A door knob can be so much more than just something to grab hold of a door with!
Elegant and ornamental, avant-garde or simply uniquely designed, door knobs can be a real decorating style statement. I’ve always loved glass door knobs for their look of classic elegance, and recently I came across an interesting story about their history.
Glass knob inspired by our very own past (Source: House of Antique Hardware)
During the Great Depression era in America, a very popular accessory was an item called Depression glass. Depression glass, as it was and is still known today, was distributed in boxes of food and given out at certain shops and movie theaters as a kind of incentive to encourage buying during a time when businesses were failing. People would find a piece of it inside their bag of flour, for instance, or be awarded a piece for coming to visit a department store.
Popular style of collectible glass (Source: K and M Antiques)
There were many different manufacturers of this glass, but the main commonality in all their products was that they were inexpensive. Obviously the lower price range was matched by a lower standard in quality, and there were many imperfections in the glass.
Depression glass came in several categories, including general glass, elegant glass and children’s glass. But in that era of making do, Depression glass was not looked down upon. In fact, when Jacqueline Kennedy was First Lady, she used a line of Depression Glass – Morgantown Glass – as the official glassware for the White House!
An example of Depression Glass by Morgantown Glass (Source: First Class Glass)
Another characteristic of Depression glass is that it came in many pretty, uplifting colors, including green, pink, blue, yellow and amber. Such was its popularity and fame that this fanciful glass is still around today, gracing many interiors and antique shops!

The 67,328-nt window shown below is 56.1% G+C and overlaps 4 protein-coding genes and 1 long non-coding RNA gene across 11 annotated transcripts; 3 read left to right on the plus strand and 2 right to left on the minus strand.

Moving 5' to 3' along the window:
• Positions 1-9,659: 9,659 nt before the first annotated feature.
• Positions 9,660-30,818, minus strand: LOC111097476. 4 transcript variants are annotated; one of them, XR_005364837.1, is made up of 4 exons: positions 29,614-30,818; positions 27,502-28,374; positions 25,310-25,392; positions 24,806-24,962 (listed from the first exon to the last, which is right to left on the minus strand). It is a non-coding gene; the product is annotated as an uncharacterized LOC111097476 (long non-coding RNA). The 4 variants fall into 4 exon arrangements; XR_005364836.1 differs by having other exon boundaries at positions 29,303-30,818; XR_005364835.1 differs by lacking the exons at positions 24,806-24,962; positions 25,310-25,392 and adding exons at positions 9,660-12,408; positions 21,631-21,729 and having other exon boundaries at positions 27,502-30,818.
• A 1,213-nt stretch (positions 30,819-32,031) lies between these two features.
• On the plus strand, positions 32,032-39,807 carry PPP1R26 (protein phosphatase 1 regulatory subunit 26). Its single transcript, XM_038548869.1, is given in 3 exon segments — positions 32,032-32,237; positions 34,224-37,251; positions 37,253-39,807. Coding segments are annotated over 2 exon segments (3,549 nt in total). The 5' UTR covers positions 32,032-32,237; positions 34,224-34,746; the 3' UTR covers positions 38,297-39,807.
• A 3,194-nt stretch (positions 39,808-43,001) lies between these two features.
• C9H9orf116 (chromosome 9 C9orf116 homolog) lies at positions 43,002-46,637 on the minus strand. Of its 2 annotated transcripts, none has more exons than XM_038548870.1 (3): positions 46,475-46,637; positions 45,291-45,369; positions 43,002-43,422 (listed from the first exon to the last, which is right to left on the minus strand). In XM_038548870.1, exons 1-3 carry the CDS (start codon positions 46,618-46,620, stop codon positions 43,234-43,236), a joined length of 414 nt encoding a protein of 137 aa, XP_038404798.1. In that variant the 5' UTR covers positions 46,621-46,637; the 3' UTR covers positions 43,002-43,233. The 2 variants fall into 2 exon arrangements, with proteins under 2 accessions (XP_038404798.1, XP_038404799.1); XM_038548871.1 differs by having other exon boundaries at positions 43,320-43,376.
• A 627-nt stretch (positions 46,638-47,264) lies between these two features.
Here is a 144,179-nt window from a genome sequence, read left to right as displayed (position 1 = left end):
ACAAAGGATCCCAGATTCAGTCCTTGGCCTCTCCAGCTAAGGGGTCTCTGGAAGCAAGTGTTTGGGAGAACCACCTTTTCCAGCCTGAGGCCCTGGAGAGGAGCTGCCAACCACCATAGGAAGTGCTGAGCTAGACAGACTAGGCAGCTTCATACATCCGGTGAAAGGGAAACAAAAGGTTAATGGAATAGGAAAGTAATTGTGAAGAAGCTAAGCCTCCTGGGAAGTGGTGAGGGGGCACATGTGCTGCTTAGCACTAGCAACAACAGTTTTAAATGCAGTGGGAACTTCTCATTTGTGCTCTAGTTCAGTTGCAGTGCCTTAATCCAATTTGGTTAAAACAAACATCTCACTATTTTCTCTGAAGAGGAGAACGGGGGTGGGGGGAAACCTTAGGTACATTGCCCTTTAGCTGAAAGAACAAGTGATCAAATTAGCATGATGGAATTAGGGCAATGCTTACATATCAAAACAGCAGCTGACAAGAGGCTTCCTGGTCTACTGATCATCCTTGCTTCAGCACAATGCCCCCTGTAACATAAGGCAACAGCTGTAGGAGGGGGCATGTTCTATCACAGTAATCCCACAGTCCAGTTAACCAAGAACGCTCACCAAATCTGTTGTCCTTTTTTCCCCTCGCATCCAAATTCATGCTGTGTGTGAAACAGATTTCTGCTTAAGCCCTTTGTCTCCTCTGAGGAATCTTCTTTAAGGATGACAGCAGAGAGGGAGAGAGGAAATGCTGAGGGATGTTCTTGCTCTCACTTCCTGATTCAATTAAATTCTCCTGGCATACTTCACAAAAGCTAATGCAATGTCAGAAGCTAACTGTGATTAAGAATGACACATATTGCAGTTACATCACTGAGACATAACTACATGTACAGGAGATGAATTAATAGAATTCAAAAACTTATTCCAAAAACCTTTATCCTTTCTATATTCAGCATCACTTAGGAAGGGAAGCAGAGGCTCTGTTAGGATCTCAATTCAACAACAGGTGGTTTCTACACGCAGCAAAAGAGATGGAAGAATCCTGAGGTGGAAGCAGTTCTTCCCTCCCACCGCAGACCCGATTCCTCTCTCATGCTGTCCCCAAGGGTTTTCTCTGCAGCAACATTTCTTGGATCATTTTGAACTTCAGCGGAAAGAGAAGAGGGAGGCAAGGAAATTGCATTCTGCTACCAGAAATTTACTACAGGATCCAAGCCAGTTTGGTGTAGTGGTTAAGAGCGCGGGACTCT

It’s wonderful how a design element with so much history has made a place for itself in the modern designscape. Along with its quirky charm, it resonates with the history of a difficult time and the determination of a nation that survived – and later flourished. Living as we currently are, in a climate of economic recession, makes me wonder: will we too produce some unique object of design that will mark this period in our history….?
Details, antiques, doors
Tagged Amitha Verma Interior Designer, crystal doorknobs, Depression glass, glass doorknobs, historical glass, Houston, interior design, Morgantown glass, specialty hardware
Sometimes a door is well, just a door. Other times, they are THE design statement of a room or entry. Doors are so commonplace in our lives they tend to not get much thought. Unless you’re an architect or an interior designer, then doors become a very serious consideration. It was the same for ancient Egyptians who represented double doors in paintings of the tombs. This is the start of the recorded history of doors.
King Solomon’s temple doors, made of olive wood, were noted in the bible (I Kings 31-35.) During these early biblical times many types of timber were used for doors including cypress, cedar, elm and oak.
In late 2010, archeologists unearthed a 5,000 year old door in Zurich. It is thought to be the oldest door ever found in Europe. It was made from ancient poplar wood with hinges and unusual planks holding it together.
Fast forward to modern times and you’ll find the door hasn’t changed much. It’s still hinged and replete with door handle or knob and often times a door knocker. Materials are varied but many types of wood especially oak remain popular. Mass manufactured doors took over the majority of the market of handcrafted custom doors here in the US but there are still many upscale homes which require custom doors.
We often spend some time on this aspect of design as we are trying to encapsulate the entire design concept into one door! Talk about pressure! One of my favorite things to do is to add an old antique door somewhere completely unexpected into my interiors. I’ll save those pics for another post!
Detail of the front door to Westminster Abbey in England which is thought to be the oldest door in England.
Shown here is the intricate metal work of the front door to Notre Dame Cathedral in Paris, France.